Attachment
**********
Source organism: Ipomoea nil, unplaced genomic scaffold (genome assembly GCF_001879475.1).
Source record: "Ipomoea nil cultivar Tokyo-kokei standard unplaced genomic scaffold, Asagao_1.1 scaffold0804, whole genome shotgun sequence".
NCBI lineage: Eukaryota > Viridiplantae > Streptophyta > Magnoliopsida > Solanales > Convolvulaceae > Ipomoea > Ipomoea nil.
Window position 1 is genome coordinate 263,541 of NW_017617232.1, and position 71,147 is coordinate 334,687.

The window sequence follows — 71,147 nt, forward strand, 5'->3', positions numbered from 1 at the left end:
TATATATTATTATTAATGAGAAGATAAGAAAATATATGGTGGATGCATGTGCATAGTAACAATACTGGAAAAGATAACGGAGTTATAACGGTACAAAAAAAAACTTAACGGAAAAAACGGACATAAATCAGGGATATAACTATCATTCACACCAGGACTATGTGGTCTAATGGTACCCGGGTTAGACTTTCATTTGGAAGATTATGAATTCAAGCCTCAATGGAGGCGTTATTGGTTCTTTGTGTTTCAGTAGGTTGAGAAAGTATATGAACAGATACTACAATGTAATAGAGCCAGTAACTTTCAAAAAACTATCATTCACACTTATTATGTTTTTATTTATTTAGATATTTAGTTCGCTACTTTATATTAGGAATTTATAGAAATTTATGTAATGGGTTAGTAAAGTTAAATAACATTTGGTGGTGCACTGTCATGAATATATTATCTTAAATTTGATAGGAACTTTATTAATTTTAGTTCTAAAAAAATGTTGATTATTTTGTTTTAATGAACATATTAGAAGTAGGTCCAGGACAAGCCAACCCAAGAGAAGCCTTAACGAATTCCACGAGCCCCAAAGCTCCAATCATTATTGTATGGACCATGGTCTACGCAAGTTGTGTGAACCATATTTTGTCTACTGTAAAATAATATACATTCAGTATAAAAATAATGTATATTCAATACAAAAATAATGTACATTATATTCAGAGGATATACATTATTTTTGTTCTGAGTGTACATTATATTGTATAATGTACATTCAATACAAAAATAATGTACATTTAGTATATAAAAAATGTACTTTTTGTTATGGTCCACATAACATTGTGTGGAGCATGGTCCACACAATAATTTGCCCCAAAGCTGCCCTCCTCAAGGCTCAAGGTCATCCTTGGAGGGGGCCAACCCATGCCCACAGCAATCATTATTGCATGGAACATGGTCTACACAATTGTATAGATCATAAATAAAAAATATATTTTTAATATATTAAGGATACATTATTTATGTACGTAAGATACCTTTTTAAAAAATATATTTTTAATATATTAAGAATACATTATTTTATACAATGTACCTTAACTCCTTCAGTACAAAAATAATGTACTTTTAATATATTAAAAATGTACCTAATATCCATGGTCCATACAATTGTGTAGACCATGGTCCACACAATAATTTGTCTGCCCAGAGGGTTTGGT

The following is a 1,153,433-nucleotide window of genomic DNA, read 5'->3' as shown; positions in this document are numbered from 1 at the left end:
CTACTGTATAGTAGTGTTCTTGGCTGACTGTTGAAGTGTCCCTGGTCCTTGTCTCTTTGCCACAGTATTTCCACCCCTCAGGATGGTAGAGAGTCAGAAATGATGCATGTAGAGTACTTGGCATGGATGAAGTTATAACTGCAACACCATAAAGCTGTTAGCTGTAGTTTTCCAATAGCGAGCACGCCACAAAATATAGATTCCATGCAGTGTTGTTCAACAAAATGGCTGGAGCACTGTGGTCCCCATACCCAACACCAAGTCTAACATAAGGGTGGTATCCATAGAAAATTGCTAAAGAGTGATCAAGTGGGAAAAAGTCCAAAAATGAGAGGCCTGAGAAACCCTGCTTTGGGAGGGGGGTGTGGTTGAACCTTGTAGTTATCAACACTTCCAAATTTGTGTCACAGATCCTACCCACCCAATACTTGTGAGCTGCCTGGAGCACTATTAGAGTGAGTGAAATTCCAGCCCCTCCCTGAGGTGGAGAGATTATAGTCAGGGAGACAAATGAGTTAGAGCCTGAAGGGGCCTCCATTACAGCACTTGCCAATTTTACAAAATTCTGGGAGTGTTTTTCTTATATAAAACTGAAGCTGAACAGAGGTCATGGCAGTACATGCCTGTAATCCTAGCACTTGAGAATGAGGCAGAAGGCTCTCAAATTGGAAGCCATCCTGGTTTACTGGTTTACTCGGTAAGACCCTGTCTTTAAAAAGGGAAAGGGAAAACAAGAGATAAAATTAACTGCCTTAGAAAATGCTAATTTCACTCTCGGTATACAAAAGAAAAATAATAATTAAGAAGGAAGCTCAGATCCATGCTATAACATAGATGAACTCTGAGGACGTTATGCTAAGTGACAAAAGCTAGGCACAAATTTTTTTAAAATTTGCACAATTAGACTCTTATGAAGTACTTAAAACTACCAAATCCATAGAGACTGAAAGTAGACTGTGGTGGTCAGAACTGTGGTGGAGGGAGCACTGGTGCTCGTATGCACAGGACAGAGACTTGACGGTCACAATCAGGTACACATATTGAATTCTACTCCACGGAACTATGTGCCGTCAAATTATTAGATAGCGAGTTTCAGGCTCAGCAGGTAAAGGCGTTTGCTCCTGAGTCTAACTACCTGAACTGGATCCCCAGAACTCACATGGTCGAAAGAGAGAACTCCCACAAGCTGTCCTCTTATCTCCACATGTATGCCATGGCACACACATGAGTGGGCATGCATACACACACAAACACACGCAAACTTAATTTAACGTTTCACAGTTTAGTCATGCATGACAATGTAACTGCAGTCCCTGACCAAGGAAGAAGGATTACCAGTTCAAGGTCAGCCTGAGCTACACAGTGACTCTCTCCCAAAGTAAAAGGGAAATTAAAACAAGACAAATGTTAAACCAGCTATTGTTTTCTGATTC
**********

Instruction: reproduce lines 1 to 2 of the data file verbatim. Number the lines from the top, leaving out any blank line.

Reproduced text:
Source organism: Ipomoea nil, unplaced genomic scaffold (genome assembly GCF_001879475.1).
Source record: "Ipomoea nil cultivar Tokyo-kokei standard unplaced genomic scaffold, Asagao_1.1 scaffold0804, whole genome shotgun sequence".